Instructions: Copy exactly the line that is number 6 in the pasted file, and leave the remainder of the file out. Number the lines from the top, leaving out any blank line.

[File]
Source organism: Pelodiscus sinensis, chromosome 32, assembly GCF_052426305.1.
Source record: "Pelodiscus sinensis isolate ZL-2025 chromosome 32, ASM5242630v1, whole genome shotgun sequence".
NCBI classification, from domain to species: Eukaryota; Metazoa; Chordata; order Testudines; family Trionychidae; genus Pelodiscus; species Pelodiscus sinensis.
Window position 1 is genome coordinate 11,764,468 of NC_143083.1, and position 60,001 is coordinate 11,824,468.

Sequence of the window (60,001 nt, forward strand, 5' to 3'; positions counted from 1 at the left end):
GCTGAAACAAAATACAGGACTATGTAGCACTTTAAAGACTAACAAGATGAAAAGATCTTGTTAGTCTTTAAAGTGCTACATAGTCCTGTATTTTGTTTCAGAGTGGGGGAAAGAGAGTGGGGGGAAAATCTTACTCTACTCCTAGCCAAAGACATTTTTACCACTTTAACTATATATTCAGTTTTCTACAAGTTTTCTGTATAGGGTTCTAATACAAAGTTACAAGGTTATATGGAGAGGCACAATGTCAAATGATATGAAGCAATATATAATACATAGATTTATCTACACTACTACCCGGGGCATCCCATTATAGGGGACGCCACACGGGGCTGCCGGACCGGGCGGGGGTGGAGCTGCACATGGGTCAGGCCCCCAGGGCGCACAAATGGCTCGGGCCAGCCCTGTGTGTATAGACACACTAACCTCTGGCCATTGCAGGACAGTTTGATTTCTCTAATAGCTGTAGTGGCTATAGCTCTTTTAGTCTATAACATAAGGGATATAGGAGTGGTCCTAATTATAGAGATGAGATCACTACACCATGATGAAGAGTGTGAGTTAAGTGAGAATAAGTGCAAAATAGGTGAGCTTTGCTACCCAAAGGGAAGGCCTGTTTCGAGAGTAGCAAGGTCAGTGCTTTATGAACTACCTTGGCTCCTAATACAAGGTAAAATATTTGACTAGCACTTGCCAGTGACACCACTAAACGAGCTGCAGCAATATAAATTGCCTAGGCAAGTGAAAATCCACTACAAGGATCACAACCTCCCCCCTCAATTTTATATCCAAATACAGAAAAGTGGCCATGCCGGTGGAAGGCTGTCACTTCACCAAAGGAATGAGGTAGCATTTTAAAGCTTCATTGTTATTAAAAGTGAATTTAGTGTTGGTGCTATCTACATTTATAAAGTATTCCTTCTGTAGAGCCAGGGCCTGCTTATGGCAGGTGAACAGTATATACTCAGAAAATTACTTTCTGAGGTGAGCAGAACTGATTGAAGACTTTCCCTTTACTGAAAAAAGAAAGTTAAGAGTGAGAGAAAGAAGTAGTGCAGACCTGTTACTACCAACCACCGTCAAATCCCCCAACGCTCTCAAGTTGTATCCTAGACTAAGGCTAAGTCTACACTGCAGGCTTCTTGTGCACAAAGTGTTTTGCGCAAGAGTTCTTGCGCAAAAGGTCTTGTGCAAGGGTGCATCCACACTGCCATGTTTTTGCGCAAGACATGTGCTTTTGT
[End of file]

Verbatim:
GCTGAAACAAAATACAGGACTATGTAGCACTTTAAAGACTAACAAGATGAAAAGATCTTGTTAGTCTTTAAAGTGCTACATAGTCCTGTATTTTGTTTCAGAGTGGGGGAAAGAGAGTGGGGGGAAAATCTTACTCTACTCCTAGCCAAAGACATTTTTACCACTTTAACTATATATTCAGTTTTCTACAAGTTTTCTGTATAGGGTTCTAATACAAAGTTACAAGGTTATATGGAGAGGCACAATGTCAAATGATATGAAGCAATATATAATACATAGATTTATCTACACTACTACCCGGGGCATCCCATTATAGGGGACGCCACACGGGGCTGCCGGACCGGGCGGGGGTGGAGCTGCACATGGGTCAGGCCCCCAGGGCGCACAAATGGCTCGGGCCAGCCCTGTGTGTATAGACACACTAACCTCTGGCCATTGCAGGACAGTTTGATTTCTCTAATAGCTGTAGTGGCTATAGCTCTTTTAGTCTATAACATAAGGGATATAGGAGTGGTCCTAATTATAGAGATGAGATCACTACACCATGATGAAGAGTGTGAGTTAAGTGAGAATAAGTGCAAAATAGGTGAGCTTTGCTACCCAAAGGGAAGGCCTGTTTCGAGAGTAGCAAGGTCAGTGCTTTATGAACTACCTTGGCTCCTAATACAAGGTAAAATATTTGACTAGCACTTGCCAGTGACACCACTAAACGAGCTGCAGCAATATAAATTGCCTAGGCAAGTGAAAATCCACTACAAGGATCACAACCTCCCCCCTCAATTTTATATCCAAATACAGAAAAGTGGCCATGCCGGTGGAAGGCTGTCACTTCACCAAAGGAATGAGGTAGCATTTTAAAGCTTCATTGTTATTAAAAGTGAATTTAGTGTTGGTGCTATCTACATTTATAAAGTATTCCTTCTGTAGAGCCAGGGCCTGCTTATGGCAGGTGAACAGTATATACTCAGAAAATTACTTTCTGAGGTGAGCAGAACTGATTGAAGACTTTCCCTTTACTGAAAAAAGAAAGTTAAGAGTGAGAGAAAGAAGTAGTGCAGACCTGTTACTACCAACCACCGTCAAATCCCCCAACGCTCTCAAGTTGTATCCTAGACTAAGGCTAAGTCTACACTGCAGGCTTCTTGTGCACAAAGTGTTTTGCGCAAGAGTTCTTGCGCAAAAGGTCTTGTGCAAGGGTGCATCCACACTGCCATGTTTTTGCGCAAGACATGTGCTTTTGT